And I was bitterly disappointed.  The IPA I tasted had a mild, mild carbonation almost bordering on cask ale.  I assure you it was straight from the tap and I believe it was tapped correctly.  The most muted of piny–not Pliny unfortunately–and hops smell with just a hair more flavor than aroma.  A decent hops bitterness and a tad of malt sweetness to smooth it out on the back end.  Reminded me of a poor, poor man’s Smuttynose Finest Kind IPA.  I felt this IPA was made very cowardly, with the weakest of flavors in all capacities.  I can’t express how gravely disappointed I was.  One compliment, and only one compliment, is that I am stunned how high the ABV is.  Jai Alai rolls down your throat like a 5% beer, again though, perhaps due to the real lack of biting carbonation.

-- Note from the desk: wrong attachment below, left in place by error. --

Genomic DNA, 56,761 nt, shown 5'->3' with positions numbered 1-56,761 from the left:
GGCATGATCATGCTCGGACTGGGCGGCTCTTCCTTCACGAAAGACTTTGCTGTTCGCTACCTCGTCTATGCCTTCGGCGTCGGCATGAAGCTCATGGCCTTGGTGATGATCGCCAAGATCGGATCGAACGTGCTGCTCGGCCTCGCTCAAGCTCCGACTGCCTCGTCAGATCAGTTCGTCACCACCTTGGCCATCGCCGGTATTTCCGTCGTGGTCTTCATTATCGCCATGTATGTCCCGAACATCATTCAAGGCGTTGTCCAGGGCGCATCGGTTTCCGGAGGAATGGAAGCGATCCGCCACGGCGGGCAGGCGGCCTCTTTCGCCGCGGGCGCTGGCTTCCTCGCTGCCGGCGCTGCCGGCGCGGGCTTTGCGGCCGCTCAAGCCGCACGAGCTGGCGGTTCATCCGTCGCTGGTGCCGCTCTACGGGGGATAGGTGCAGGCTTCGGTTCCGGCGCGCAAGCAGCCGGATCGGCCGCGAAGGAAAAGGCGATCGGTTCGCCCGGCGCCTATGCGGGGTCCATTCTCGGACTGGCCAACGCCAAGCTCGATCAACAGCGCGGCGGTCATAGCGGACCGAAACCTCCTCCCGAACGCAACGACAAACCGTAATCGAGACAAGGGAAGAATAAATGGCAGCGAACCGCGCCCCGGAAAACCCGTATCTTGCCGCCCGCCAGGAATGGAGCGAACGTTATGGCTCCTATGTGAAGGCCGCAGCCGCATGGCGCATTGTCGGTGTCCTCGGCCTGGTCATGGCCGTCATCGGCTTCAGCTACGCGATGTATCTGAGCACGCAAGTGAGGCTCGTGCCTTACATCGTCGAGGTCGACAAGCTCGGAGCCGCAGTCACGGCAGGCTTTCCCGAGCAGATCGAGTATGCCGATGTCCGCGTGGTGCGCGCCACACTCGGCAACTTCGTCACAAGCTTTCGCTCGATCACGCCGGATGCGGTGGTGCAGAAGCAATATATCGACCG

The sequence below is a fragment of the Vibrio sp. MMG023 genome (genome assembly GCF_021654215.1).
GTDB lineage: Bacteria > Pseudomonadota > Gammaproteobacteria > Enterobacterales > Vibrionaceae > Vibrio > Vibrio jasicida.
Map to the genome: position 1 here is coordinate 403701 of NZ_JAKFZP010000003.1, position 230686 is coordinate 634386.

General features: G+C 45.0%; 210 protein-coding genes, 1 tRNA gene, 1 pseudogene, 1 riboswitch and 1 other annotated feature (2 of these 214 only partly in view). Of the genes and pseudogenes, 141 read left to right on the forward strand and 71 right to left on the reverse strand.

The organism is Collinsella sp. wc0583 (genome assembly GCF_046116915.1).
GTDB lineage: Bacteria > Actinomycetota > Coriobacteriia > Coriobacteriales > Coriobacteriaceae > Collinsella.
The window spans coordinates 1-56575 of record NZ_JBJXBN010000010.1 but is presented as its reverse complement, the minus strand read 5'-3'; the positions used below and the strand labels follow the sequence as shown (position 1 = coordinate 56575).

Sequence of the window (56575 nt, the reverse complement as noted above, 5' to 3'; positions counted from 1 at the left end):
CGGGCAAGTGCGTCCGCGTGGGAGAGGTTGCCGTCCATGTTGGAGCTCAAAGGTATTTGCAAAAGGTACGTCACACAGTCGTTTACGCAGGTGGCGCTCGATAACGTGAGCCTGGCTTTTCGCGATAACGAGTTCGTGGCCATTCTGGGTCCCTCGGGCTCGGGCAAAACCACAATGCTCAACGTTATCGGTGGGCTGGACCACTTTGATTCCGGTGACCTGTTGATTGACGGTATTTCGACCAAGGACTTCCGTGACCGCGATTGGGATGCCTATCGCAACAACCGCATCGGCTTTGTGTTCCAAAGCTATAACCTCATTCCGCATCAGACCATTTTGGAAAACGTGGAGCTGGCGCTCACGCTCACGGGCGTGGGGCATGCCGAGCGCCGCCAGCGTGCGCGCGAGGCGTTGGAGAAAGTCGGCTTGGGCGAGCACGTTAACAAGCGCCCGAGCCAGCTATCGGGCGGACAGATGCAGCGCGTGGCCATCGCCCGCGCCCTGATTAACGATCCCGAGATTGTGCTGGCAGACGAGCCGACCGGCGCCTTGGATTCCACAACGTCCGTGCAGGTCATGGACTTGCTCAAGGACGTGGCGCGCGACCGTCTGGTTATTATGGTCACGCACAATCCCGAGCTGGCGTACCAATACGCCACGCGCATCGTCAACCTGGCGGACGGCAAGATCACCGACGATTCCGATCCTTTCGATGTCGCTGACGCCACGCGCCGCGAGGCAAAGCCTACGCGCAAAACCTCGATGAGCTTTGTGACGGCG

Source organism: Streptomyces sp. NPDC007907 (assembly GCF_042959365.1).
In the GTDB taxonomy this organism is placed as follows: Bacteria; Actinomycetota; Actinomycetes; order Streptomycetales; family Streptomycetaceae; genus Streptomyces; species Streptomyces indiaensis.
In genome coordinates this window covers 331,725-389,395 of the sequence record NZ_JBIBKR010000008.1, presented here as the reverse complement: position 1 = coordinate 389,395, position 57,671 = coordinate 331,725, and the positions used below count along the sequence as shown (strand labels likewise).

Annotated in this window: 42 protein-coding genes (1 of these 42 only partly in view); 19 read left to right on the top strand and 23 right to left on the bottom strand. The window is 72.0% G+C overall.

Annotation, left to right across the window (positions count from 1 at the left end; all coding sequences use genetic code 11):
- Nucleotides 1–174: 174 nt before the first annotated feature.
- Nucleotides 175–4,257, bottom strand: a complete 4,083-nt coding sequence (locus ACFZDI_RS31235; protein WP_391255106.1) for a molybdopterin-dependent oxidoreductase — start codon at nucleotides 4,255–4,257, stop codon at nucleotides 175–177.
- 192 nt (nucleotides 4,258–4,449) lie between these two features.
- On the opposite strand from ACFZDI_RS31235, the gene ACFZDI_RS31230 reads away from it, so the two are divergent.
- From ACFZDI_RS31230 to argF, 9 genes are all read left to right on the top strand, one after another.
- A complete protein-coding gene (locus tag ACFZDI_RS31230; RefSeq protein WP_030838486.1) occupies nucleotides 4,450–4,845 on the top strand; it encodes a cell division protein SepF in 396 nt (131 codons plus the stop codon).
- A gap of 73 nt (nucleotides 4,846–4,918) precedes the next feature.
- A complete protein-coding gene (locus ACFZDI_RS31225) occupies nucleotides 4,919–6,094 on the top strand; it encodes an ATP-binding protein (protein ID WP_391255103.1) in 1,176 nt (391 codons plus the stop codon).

I hate to be arrogant, I hate to reveal my big city elitism in all its inglory, but the mediocrity of this beer yet again makes me question the veracity of highly rated brews coming out of the exact opposite of beer oasises.  Oases?  (OK, that isn’t underlined in red so I must have spelt it right.)

Beer geeks that live in New York or Philly or Chicago or San Diego or Seattle, etc, have access to countless great brews.  So if a new upstart comes on the market, it better be fucking good or it simply will not survive the Darwinian beer race.  But Florida and specifically Tampa has shitty beer.  A new brewery hits the scene and even if they’re just making B+ quality beer, the locals go nuts.  (Sure better than Corona!  Or well mai tais!)  They’ve never had anything this great before.  And don’t deny the rah rah local homerism either.